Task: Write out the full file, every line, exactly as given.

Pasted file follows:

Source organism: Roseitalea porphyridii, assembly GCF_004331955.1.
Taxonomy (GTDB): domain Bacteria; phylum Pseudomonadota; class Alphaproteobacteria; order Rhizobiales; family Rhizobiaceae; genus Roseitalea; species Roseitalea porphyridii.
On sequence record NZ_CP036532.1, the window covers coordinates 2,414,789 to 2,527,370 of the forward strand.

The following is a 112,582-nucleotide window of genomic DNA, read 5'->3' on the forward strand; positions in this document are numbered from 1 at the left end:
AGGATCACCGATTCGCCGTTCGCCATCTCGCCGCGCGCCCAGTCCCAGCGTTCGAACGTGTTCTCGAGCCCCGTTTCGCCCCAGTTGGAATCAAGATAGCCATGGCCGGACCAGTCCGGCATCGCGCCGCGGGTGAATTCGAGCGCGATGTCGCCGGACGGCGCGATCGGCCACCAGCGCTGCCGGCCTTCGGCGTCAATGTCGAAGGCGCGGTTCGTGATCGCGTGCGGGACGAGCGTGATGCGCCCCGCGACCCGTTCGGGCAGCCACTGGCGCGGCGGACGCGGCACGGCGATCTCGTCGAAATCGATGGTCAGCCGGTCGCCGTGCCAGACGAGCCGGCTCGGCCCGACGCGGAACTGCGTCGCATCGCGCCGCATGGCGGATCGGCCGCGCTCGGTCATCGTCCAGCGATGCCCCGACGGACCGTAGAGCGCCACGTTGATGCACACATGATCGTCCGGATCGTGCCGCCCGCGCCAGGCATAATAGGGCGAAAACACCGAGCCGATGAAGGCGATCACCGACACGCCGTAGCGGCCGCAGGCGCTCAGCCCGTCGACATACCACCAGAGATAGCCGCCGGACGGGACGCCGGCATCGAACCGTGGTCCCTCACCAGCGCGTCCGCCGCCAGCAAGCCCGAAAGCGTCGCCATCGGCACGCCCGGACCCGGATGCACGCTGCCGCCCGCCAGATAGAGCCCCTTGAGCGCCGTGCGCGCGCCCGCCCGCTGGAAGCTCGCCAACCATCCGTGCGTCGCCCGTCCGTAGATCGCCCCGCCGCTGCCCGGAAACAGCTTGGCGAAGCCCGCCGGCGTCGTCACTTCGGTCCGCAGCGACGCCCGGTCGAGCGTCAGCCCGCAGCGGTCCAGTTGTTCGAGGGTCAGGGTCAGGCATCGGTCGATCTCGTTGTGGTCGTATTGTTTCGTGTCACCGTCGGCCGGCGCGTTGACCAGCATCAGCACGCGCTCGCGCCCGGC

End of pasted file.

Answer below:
Source organism: Roseitalea porphyridii, assembly GCF_004331955.1.
Taxonomy (GTDB): domain Bacteria; phylum Pseudomonadota; class Alphaproteobacteria; order Rhizobiales; family Rhizobiaceae; genus Roseitalea; species Roseitalea porphyridii.
On sequence record NZ_CP036532.1, the window covers coordinates 2,414,789 to 2,527,370 of the forward strand.

The following is a 112,582-nucleotide window of genomic DNA, read 5'->3' on the forward strand; positions in this document are numbered from 1 at the left end:
AGGATCACCGATTCGCCGTTCGCCATCTCGCCGCGCGCCCAGTCCCAGCGTTCGAACGTGTTCTCGAGCCCCGTTTCGCCCCAGTTGGAATCAAGATAGCCATGGCCGGACCAGTCCGGCATCGCGCCGCGGGTGAATTCGAGCGCGATGTCGCCGGACGGCGCGATCGGCCACCAGCGCTGCCGGCCTTCGGCGTCAATGTCGAAGGCGCGGTTCGTGATCGCGTGCGGGACGAGCGTGATGCGCCCCGCGACCCGTTCGGGCAGCCACTGGCGCGGCGGACGCGGCACGGCGATCTCGTCGAAATCGATGGTCAGCCGGTCGCCGTGCCAGACGAGCCGGCTCGGCCCGACGCGGAACTGCGTCGCATCGCGCCGCATGGCGGATCGGCCGCGCTCGGTCATCGTCCAGCGATGCCCCGACGGACCGTAGAGCGCCACGTTGATGCACACATGATCGTCCGGATCGTGCCGCCCGCGCCAGGCATAATAGGGCGAAAACACCGAGCCGATGAAGGCGATCACCGACACGCCGTAGCGGCCGCAGGCGCTCAGCCCGTCGACATACCACCAGAGATAGCCGCCGGACGGGACGCCGGCATCGAACCGTGGTCCCTCACCAGCGCGTCCGCCGCCAGCAAGCCCGAAAGCGTCGCCATCGGCACGCCCGGACCCGGATGCACGCTGCCGCCCGCCAGATAGAGCCCCTTGAGCGCCGTGCGCGCGCCCGCCCGCTGGAAGCTCGCCAACCATCCGTGCGTCGCCCGTCCGTAGATCGCCCCGCCGCTGCCCGGAAACAGCTTGGCGAAGCCCGCCGGCGTCGTCACTTCGGTCCGCAGCGACGCCCGGTCGAGCGTCAGCCCGCAGCGGTCCAGTTGTTCGAGGGTCAGGGTCAGGCATCGGTCGATCTCGTTGTGGTCGTATTGTTTCGTGTCACCGTCGGCCGGCGCGTTGACCAGCATCAGCACGCGCTCGCGCCCGGC